When I was growing up, I went to an incredible counseling organization called Daystar Ministries in Nashville. They really helped me verbalize the difficulties I had as a kid who was dealing with a very traumatic illness. In our groups, I joined about 6 or 7 other kids my age who were dealing with divorced parents, trouble at school or any number of things that made life difficult.
One of the great things about being in a group of other kids was that I had the opportunity to learn how to interact with them with the guidance of a professional counselor. At the time, I Jim Knestrick was leading my group and he was a godsend. As we began to learn to ask each other questions, we had to think of ‘yes and no’ questions, as well as ‘deeper’ questions. What this did was force us to listen to what the other person was saying and find ways to probe further into those topics to draw out of them what was going on. The benefits to this line of thinking are enormous. By asking someone else to expound on the words they’ve already said, rather than refocusing the conversation back to yourself, it lets the other person know that you’ve been listening and you’re engaged.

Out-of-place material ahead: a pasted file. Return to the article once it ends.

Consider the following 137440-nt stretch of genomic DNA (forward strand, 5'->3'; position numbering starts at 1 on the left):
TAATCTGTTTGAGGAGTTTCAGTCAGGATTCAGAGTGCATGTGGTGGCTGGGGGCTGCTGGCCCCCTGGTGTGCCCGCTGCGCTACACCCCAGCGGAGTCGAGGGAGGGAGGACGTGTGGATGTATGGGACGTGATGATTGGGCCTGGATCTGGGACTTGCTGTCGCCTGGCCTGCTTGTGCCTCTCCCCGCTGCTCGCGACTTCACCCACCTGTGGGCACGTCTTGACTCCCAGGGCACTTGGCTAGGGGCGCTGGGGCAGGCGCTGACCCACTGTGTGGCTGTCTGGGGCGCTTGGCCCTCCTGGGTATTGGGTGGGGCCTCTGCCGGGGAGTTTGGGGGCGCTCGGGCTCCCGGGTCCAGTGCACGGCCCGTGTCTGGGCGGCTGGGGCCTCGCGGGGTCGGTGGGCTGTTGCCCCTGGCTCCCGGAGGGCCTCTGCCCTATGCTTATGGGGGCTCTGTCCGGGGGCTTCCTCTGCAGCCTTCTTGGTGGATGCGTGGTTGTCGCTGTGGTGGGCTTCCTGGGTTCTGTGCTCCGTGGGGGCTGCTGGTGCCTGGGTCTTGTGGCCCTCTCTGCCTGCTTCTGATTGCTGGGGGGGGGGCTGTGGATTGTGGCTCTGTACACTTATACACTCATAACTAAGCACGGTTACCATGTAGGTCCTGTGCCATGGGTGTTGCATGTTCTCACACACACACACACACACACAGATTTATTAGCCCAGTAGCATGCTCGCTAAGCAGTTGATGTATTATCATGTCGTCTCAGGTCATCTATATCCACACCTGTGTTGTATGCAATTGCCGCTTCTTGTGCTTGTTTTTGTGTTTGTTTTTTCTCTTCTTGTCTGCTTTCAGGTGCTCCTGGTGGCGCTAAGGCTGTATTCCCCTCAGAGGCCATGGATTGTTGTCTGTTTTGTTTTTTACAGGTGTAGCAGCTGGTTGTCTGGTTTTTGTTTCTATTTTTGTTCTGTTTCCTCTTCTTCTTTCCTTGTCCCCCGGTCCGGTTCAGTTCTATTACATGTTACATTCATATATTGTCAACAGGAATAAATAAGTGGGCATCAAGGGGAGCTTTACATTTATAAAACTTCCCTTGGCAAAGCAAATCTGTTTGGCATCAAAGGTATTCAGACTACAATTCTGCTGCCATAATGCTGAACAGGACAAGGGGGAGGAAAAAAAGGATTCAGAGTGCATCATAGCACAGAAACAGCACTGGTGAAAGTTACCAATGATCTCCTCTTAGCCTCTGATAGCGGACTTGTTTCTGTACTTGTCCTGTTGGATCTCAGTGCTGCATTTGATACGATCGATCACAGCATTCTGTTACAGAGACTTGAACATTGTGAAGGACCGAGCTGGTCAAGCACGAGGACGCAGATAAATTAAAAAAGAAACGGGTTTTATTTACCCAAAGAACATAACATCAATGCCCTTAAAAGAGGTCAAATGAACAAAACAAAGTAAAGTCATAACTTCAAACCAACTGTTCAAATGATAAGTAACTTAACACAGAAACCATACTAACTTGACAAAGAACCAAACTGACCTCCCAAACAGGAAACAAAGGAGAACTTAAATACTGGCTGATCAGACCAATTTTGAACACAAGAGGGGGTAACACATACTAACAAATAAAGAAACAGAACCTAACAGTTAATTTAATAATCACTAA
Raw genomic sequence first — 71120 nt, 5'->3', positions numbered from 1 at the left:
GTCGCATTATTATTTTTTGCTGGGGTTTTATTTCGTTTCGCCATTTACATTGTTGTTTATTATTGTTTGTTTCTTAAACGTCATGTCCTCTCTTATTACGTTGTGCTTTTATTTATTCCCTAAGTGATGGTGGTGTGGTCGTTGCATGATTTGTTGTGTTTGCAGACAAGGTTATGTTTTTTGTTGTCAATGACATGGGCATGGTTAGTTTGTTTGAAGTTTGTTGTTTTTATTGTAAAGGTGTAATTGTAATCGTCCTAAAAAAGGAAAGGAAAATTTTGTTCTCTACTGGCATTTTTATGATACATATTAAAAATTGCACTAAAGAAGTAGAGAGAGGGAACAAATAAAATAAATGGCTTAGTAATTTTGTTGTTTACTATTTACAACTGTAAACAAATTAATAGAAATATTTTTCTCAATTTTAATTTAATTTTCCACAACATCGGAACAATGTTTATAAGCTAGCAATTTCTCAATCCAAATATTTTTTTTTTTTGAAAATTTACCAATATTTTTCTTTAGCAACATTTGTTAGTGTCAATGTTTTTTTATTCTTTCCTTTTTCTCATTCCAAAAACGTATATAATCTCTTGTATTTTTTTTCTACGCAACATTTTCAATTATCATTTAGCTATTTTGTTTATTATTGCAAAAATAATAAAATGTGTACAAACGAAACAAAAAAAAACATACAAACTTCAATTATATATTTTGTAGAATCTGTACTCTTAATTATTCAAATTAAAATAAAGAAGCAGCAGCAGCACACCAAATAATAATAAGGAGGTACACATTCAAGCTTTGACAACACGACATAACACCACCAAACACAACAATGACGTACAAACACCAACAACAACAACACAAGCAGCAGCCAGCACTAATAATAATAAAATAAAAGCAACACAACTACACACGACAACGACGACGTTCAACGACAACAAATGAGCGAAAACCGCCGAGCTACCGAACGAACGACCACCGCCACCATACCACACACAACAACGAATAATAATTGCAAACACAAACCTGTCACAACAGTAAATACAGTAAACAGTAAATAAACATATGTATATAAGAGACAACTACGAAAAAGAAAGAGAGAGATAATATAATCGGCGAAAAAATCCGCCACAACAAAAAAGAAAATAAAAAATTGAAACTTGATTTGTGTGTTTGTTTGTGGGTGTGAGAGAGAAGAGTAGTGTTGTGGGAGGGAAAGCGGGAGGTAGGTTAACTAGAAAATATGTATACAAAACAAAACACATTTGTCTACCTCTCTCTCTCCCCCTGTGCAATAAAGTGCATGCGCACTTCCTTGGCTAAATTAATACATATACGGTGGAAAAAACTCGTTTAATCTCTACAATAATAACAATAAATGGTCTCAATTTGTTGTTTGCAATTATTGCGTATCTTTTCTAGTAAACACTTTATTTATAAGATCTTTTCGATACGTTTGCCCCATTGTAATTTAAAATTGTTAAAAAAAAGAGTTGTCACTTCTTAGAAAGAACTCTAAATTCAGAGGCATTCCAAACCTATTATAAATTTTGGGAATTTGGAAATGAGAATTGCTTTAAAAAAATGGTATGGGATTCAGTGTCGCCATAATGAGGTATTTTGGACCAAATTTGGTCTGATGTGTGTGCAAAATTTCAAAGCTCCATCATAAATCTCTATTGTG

In short, this was the advice: “When someone else is talking to you, think of a question to ask that will keep them talking.”
It’s this advice that makes it easy to be around people, to talk and to listen. It’s also what makes me value another person as a friend. Their ability and willingness to ask a question not only makes me feel valued, it means they find what I’m saying interesting.
Adding to this, I find that one of the most missed pieces of a conversation is the validation of a point or statement. A simple, “Hmm.. that’s interesting,” or “Wow, that’s amazing” goes a long way. Then the transition from there to a follow up question feels natural and caring.